Kalisjekloesjers likewise claimed that the ant abdomens were merely a play on words, as the word for wall and for ant sound identical in the local Aalst dialect. Echoing revelers, the mayor of Aalst, who has consistently defended the carnival groups against accusations of anti-Semitism, said that “the Aalst carnival is exactly 200% not anti-Semitic;” the inclusion this year of numerous Jewishly themed caricatures is because “the revelers are reacting against last year’s controversy [surrounding the Vismooil’n float – AF] and the delisting by UNESCO.”

The revelers’ desire to be understood in context is only fair, but what’s good for the goose is good for the gander. Let’s thus analyze three levels of context here. First of all, what’s this carnival business all about? Well, in towns and cities famous for their carnival, it’s very serious business. Carnival is typically a time of revelry before the onset of the Christian period of forty days of introspection called lent. It’s a period during which penitents may seek to abstain from certain pleasures, but right before, communities celebrate, majorly. These carnivals often date back hundreds of years, and whole cultures developed around them. The carnivals are typically coordinated by a central committee, which oversees the dozens or more different organizations that build floats and march in these carnivals. The discipline required to participate differs from city to city, and in places that take their carnival very seriously, preparations could take a whole year. Aalst is such a place. Traditionally, such revelries have also been times when the population could act with greater impunity towards the ruling classes, who had to take any insults in good sport. In modern times, many carnivals developed a strong culture of political commentary, whole others just want revelry, fun for the sake of fun.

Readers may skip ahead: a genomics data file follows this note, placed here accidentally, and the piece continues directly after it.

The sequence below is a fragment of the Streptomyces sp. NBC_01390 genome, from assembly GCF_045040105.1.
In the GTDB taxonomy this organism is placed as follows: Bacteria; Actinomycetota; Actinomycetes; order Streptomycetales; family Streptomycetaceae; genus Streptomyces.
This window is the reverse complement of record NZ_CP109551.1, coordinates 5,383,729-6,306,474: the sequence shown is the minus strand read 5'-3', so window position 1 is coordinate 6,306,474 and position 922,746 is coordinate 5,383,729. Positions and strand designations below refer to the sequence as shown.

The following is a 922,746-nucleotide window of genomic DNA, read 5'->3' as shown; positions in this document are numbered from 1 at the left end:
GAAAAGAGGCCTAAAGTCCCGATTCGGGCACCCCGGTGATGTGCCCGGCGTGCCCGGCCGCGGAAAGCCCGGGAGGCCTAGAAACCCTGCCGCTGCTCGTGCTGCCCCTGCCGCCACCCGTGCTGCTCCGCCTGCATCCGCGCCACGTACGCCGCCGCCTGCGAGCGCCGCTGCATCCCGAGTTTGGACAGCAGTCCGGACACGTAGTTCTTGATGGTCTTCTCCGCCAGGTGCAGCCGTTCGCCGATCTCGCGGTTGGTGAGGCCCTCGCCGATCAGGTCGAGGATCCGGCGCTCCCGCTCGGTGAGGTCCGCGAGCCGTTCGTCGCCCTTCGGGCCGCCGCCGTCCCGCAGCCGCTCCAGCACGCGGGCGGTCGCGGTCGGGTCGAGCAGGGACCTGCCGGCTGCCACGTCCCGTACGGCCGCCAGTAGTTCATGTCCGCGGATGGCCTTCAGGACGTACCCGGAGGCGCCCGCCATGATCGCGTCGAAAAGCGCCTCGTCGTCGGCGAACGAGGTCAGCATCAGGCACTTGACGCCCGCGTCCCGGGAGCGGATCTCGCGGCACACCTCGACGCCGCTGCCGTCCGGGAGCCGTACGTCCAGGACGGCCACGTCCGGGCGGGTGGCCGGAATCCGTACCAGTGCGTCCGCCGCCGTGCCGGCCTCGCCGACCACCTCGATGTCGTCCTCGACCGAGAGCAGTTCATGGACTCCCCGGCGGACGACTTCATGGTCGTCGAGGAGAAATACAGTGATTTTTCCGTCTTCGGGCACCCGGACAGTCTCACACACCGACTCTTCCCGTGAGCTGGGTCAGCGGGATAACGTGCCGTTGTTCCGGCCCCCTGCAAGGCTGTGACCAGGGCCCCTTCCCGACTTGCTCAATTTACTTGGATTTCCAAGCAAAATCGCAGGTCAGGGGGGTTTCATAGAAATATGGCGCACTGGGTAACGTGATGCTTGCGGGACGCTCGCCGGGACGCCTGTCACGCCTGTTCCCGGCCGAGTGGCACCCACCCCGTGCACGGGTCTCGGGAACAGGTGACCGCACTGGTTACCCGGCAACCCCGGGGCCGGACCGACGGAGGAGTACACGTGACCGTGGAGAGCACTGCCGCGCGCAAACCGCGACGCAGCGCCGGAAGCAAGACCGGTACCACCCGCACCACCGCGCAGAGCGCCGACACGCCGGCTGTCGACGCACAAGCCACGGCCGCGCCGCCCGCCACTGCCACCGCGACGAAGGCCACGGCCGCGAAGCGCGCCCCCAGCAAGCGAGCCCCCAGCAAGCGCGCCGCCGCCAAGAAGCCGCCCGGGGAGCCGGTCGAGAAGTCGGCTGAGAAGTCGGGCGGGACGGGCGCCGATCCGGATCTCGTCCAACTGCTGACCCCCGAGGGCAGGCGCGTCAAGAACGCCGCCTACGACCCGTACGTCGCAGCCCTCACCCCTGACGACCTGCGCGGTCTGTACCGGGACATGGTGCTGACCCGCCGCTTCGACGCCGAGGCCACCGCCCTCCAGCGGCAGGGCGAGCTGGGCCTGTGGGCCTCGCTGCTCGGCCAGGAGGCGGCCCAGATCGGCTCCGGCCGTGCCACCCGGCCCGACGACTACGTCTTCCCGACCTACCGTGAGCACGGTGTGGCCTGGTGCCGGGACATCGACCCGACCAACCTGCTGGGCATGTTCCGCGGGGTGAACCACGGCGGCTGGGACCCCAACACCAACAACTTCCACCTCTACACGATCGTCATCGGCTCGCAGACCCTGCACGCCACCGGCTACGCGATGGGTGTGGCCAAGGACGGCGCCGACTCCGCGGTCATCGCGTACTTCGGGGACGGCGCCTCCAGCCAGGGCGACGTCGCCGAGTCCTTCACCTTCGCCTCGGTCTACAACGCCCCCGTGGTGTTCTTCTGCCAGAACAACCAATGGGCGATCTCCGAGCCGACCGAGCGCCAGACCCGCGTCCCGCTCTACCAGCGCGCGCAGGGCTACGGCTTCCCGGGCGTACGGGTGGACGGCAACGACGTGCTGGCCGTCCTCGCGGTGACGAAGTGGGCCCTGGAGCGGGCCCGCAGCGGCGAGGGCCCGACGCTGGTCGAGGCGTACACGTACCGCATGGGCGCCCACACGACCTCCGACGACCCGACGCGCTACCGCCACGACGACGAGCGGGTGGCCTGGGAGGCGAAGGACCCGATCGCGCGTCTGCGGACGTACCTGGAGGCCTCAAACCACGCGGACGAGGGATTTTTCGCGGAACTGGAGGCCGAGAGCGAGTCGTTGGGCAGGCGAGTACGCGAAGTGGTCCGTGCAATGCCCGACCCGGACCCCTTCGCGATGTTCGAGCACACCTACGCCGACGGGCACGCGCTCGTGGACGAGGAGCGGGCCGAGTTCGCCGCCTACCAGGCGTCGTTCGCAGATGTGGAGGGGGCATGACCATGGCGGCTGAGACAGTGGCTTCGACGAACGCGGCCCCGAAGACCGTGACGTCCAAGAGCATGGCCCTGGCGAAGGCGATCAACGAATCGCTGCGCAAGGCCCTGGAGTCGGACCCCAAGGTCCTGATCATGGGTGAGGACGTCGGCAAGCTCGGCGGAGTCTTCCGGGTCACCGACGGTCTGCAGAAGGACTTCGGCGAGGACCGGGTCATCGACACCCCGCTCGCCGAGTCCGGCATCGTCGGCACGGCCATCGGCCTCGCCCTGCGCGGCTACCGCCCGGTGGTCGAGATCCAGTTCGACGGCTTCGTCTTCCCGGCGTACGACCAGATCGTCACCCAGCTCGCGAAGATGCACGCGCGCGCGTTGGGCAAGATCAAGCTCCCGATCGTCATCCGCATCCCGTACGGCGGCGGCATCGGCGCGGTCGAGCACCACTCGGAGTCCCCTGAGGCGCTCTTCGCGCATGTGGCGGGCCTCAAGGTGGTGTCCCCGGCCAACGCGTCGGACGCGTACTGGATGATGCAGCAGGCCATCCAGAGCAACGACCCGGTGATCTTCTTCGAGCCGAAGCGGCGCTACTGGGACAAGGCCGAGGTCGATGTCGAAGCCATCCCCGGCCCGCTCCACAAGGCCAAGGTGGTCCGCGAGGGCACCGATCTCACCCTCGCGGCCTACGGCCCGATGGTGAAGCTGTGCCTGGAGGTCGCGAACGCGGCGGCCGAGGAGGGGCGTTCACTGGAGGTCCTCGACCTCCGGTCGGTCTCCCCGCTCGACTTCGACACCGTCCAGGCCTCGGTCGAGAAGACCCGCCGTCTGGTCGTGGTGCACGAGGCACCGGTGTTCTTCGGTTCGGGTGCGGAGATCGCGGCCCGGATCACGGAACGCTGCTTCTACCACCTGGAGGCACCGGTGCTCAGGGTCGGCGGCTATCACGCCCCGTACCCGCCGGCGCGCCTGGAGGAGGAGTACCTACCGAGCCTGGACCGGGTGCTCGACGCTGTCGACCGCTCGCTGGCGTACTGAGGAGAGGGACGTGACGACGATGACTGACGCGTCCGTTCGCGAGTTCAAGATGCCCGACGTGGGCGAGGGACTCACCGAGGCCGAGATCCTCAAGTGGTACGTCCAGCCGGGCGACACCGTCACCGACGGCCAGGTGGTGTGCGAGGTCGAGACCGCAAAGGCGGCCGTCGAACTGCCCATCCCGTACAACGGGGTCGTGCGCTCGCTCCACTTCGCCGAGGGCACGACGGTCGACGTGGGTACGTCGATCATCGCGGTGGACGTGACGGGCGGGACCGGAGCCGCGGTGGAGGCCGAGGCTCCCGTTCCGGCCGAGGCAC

When the mayor of Aalst repeatedly defended the floats as free speech, well, that fit into the freewheeling traditions of such carnivals. This is the larger context of carnival.